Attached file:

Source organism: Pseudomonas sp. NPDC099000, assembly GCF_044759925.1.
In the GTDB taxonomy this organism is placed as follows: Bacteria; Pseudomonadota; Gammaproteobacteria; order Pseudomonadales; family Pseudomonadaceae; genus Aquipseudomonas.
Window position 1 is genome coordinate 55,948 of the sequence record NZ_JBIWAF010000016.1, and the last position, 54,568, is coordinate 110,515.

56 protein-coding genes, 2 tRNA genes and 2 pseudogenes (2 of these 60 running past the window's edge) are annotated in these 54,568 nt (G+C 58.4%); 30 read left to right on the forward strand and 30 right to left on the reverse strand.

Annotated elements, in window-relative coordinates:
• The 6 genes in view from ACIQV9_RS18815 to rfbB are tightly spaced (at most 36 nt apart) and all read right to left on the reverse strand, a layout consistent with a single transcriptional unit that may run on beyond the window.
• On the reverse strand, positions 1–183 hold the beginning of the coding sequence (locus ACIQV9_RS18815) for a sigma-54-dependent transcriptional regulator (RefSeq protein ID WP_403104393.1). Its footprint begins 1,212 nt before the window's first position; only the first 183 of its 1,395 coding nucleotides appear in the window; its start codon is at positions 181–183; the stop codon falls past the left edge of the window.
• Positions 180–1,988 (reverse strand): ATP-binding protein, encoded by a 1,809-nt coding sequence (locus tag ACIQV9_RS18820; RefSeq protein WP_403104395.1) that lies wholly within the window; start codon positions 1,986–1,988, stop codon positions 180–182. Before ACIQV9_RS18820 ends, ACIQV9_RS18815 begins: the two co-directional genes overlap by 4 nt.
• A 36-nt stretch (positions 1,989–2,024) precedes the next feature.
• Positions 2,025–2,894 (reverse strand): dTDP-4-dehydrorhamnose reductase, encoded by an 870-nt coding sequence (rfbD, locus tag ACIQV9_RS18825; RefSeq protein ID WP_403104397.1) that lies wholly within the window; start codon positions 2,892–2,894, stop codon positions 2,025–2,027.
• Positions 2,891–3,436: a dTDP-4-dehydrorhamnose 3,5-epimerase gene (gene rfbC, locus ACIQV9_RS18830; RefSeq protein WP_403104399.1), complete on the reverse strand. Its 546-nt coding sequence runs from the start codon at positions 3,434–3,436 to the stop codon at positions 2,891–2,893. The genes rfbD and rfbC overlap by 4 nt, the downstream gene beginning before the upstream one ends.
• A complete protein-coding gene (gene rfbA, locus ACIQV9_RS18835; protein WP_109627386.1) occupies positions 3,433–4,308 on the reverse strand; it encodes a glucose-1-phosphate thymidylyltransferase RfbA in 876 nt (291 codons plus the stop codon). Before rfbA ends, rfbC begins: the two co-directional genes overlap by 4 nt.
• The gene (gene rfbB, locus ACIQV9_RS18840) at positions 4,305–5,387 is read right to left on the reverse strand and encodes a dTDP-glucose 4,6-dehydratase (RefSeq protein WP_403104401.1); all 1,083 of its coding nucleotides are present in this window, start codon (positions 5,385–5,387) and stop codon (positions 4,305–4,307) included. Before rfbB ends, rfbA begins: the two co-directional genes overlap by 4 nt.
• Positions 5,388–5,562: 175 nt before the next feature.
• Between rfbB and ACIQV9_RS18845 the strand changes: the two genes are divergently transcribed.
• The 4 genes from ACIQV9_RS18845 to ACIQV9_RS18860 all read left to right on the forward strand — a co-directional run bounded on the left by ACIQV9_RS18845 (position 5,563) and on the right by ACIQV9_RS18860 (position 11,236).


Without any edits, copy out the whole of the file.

Source organism: Pseudomonas sp. NPDC099000, assembly GCF_044759925.1.
In the GTDB taxonomy this organism is placed as follows: Bacteria; Pseudomonadota; Gammaproteobacteria; order Pseudomonadales; family Pseudomonadaceae; genus Aquipseudomonas.
Window position 1 is genome coordinate 55,948 of the sequence record NZ_JBIWAF010000016.1, and the last position, 54,568, is coordinate 110,515.

56 protein-coding genes, 2 tRNA genes and 2 pseudogenes (2 of these 60 running past the window's edge) are annotated in these 54,568 nt (G+C 58.4%); 30 read left to right on the forward strand and 30 right to left on the reverse strand.

Annotated elements, in window-relative coordinates:
• The 6 genes in view from ACIQV9_RS18815 to rfbB are tightly spaced (at most 36 nt apart) and all read right to left on the reverse strand, a layout consistent with a single transcriptional unit that may run on beyond the window.
• On the reverse strand, positions 1–183 hold the beginning of the coding sequence (locus ACIQV9_RS18815) for a sigma-54-dependent transcriptional regulator (RefSeq protein ID WP_403104393.1). Its footprint begins 1,212 nt before the window's first position; only the first 183 of its 1,395 coding nucleotides appear in the window; its start codon is at positions 181–183; the stop codon falls past the left edge of the window.
• Positions 180–1,988 (reverse strand): ATP-binding protein, encoded by a 1,809-nt coding sequence (locus tag ACIQV9_RS18820; RefSeq protein WP_403104395.1) that lies wholly within the window; start codon positions 1,986–1,988, stop codon positions 180–182. Before ACIQV9_RS18820 ends, ACIQV9_RS18815 begins: the two co-directional genes overlap by 4 nt.
• A 36-nt stretch (positions 1,989–2,024) precedes the next feature.
• Positions 2,025–2,894 (reverse strand): dTDP-4-dehydrorhamnose reductase, encoded by an 870-nt coding sequence (rfbD, locus tag ACIQV9_RS18825; RefSeq protein ID WP_403104397.1) that lies wholly within the window; start codon positions 2,892–2,894, stop codon positions 2,025–2,027.
• Positions 2,891–3,436: a dTDP-4-dehydrorhamnose 3,5-epimerase gene (gene rfbC, locus ACIQV9_RS18830; RefSeq protein WP_403104399.1), complete on the reverse strand. Its 546-nt coding sequence runs from the start codon at positions 3,434–3,436 to the stop codon at positions 2,891–2,893. The genes rfbD and rfbC overlap by 4 nt, the downstream gene beginning before the upstream one ends.
• A complete protein-coding gene (gene rfbA, locus ACIQV9_RS18835; protein WP_109627386.1) occupies positions 3,433–4,308 on the reverse strand; it encodes a glucose-1-phosphate thymidylyltransferase RfbA in 876 nt (291 codons plus the stop codon). Before rfbA ends, rfbC begins: the two co-directional genes overlap by 4 nt.
• The gene (gene rfbB, locus ACIQV9_RS18840) at positions 4,305–5,387 is read right to left on the reverse strand and encodes a dTDP-glucose 4,6-dehydratase (RefSeq protein WP_403104401.1); all 1,083 of its coding nucleotides are present in this window, start codon (positions 5,385–5,387) and stop codon (positions 4,305–4,307) included. Before rfbB ends, rfbA begins: the two co-directional genes overlap by 4 nt.
• Positions 5,388–5,562: 175 nt before the next feature.
• Between rfbB and ACIQV9_RS18845 the strand changes: the two genes are divergently transcribed.
• The 4 genes from ACIQV9_RS18845 to ACIQV9_RS18860 all read left to right on the forward strand — a co-directional run bounded on the left by ACIQV9_RS18845 (position 5,563) and on the right by ACIQV9_RS18860 (position 11,236).